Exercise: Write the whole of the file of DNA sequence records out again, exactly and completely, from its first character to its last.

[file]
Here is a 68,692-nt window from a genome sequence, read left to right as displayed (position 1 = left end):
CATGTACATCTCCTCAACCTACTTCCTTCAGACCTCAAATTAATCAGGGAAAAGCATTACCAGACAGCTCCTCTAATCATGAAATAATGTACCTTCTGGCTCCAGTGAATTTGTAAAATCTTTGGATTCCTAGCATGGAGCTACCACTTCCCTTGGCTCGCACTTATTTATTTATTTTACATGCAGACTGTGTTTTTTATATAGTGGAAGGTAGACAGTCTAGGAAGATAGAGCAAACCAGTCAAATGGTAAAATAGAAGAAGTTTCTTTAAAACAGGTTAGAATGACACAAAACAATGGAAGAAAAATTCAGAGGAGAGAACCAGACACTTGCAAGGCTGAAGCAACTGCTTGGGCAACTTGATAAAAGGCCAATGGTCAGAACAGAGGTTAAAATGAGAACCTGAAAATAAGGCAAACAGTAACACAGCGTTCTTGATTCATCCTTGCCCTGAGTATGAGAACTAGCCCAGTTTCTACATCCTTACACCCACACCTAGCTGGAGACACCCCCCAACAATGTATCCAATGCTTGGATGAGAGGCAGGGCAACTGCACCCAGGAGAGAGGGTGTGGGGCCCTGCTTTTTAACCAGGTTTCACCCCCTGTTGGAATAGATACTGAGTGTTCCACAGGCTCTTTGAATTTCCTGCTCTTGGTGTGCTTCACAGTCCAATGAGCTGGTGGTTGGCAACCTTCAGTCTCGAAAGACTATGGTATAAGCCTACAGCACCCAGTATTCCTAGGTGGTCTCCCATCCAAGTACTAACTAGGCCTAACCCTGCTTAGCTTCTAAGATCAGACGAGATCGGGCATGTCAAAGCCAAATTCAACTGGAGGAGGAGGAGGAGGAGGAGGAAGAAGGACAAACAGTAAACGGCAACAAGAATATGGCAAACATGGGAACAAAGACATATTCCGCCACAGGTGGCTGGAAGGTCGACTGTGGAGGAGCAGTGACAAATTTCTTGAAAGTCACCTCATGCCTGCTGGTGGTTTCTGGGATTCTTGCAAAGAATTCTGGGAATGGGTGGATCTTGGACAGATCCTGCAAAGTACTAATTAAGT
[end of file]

Here is a 68,692-nt window from a genome sequence, read left to right as displayed (position 1 = left end):
CATGTACATCTCCTCAACCTACTTCCTTCAGACCTCAAATTAATCAGGGAAAAGCATTACCAGACAGCTCCTCTAATCATGAAATAATGTACCTTCTGGCTCCAGTGAATTTGTAAAATCTTTGGATTCCTAGCATGGAGCTACCACTTCCCTTGGCTCGCACTTATTTATTTATTTTACATGCAGACTGTGTTTTTTATATAGTGGAAGGTAGACAGTCTAGGAAGATAGAGCAAACCAGTCAAATGGTAAAATAGAAGAAGTTTCTTTAAAACAGGTTAGAATGACACAAAACAATGGAAGAAAAATTCAGAGGAGAGAACCAGACACTTGCAAGGCTGAAGCAACTGCTTGGGCAACTTGATAAAAGGCCAATGGTCAGAACAGAGGTTAAAATGAGAACCTGAAAATAAGGCAAACAGTAACACAGCGTTCTTGATTCATCCTTGCCCTGAGTATGAGAACTAGCCCAGTTTCTACATCCTTACACCCACACCTAGCTGGAGACACCCCCCAACAATGTATCCAATGCTTGGATGAGAGGCAGGGCAACTGCACCCAGGAGAGAGGGTGTGGGGCCCTGCTTTTTAACCAGGTTTCACCCCCTGTTGGAATAGATACTGAGTGTTCCACAGGCTCTTTGAATTTCCTGCTCTTGGTGTGCTTCACAGTCCAATGAGCTGGTGGTTGGCAACCTTCAGTCTCGAAAGACTATGGTATAAGCCTACAGCACCCAGTATTCCTAGGTGGTCTCCCATCCAAGTACTAACTAGGCCTAACCCTGCTTAGCTTCTAAGATCAGACGAGATCGGGCATGTCAAAGCCAAATTCAACTGGAGGAGGAGGAGGAGGAGGAGGAAGAAGGACAAACAGTAAACGGCAACAAGAATATGGCAAACATGGGAACAAAGACATATTCCGCCACAGGTGGCTGGAAGGTCGACTGTGGAGGAGCAGTGACAAATTTCTTGAAAGTCACCTCATGCCTGCTGGTGGTTTCTGGGATTCTTGCAAAGAATTCTGGGAATGGGTGGATCTTGGACAGATCCTGCAAAGTACTAATTAAGT